Generally, your botanical art will be created on 140

 watercolor paper. If your artwork is in color, i.e. watercolor, acrylic, colored pencil, graphite, charcoal, etc., letter in pencil. If your artwork is in ink you most likely will be working on Strathmore Bristol or 140 lb. hot press watercolor papers, letter in ink. 

Prepare your drawing surface by placing several layers of paper onto the drawing board. This creates padding that will aide in the flexibility of the calligraphy nib. Tape the padding edges down on all four sides or cover the padding entirely with contact paper that extends far enough to stick down to the drawing board. Put a book under your board creating a slanted working surface. This angle will help you accurately visualize the spacing between letters. 

Now, you’ll want to practice, practice, practice! There are two ways to begin. You can begin effectively with a good instructional book on calligraphy. Your book should introduce the basic strokes of the lettering style(s) you want to learn. Step-by-step instruction should be easy to understand. Good instructions will diagram the strokes needed to create a letter form, discuss putting letters together effectively for readability and design elegance and give you tips on materials and equipment. Alternatively, consider taking a calligraphy course. Taking lessons from a local calligrapher or calligraphic society is always inspirational and fun. Find a calligraphic society by checking with your local art supply store or craft store or on your computer via websites.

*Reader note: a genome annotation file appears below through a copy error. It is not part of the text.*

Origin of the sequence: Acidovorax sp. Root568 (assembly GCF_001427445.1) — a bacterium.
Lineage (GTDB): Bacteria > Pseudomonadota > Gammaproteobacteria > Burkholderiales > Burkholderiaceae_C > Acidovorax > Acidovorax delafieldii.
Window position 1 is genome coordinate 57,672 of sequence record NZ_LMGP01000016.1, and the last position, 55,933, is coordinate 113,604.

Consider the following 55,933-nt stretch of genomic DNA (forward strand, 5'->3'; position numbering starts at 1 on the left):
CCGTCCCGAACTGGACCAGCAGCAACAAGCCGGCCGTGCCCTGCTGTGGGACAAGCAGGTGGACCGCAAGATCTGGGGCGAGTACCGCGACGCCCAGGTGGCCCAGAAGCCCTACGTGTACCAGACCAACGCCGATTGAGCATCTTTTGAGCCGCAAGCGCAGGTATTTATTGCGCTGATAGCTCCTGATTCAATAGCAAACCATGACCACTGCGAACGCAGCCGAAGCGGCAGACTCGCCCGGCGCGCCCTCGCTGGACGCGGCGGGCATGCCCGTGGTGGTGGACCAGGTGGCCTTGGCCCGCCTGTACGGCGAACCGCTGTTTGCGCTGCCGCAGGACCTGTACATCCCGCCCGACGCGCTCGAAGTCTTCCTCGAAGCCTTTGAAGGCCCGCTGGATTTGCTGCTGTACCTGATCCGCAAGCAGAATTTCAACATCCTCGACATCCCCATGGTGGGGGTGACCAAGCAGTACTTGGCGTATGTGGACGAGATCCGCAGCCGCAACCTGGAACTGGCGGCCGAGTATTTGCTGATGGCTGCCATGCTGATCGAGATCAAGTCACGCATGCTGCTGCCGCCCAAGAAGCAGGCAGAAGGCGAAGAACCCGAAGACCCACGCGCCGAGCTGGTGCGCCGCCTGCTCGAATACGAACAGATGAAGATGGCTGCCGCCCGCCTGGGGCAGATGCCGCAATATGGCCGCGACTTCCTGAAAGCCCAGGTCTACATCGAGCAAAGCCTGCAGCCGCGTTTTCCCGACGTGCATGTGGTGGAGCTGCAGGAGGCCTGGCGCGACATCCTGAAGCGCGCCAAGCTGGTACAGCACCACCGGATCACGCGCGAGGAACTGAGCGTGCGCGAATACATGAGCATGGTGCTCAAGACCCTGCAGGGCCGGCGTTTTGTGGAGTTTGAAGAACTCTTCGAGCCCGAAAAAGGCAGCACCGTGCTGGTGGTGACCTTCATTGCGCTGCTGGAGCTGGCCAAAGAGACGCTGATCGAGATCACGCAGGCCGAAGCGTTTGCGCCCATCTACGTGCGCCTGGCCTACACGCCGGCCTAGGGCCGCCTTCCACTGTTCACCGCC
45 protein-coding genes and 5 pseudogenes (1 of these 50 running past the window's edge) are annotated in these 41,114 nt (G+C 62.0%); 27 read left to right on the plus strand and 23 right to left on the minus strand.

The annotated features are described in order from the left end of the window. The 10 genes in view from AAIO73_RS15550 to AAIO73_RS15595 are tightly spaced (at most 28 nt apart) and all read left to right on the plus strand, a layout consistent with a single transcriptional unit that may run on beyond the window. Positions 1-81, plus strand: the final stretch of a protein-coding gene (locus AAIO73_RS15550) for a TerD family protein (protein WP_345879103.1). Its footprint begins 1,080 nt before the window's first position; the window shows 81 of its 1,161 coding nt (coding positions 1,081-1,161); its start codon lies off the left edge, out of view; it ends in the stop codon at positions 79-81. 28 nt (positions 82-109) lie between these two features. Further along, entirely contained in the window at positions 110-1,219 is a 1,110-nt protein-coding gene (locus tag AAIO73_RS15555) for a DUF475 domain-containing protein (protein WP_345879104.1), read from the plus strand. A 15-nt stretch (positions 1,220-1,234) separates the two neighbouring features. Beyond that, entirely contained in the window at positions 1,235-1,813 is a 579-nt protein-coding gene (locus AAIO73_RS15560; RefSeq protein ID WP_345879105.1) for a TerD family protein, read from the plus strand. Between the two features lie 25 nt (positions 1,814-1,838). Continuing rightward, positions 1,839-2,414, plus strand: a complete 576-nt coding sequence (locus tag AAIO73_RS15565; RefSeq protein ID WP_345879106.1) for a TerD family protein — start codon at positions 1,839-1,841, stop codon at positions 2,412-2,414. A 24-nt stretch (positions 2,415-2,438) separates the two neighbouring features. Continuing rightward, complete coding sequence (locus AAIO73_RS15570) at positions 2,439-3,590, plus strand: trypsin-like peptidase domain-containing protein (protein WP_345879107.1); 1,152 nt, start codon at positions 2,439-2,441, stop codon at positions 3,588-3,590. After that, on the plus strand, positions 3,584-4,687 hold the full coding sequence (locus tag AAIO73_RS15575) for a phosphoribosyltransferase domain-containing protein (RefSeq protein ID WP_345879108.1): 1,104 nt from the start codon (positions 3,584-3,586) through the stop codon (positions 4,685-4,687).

The same rule of thumb goes when practicing your calligraphy skills as when you are involved in the long hours of painting or drawing. Remember the importance of taking breaks. By taking regular breaks and resting your writing hand you will begin to relax and your lettering will begin to show more skillful confidence. Stand, stretch and learn exercises for your hands, back and neck health. 

Here are some tips that I would like to pass along to encourage you to include calligraphy as a compliment to your works. 

Including calligraphy into your composition begins as you are planning your botanical plate. Place tracing paper or tracing vellum overlay on top of your final design layout. Refer back to your thumbnail sketches. Make sure that you have exhausted the creative alternatives and have a design that includes the height and width of the lettering style, placement of the label as well as the placement of your signature. Try them out on the tracing paper over your final design to make sure what you’ve planned calligraphically will work with the scientific and aesthetic needs of your artwork. 

Practice a lettering style that compliments your artwork. Does the style of the letters overwhelm the delicate flowers or get lost in the masses of stems and leaves? Test and re-test whether or not the calligraphy design holds together, the information is correct and of course, is aesthetically pleasing.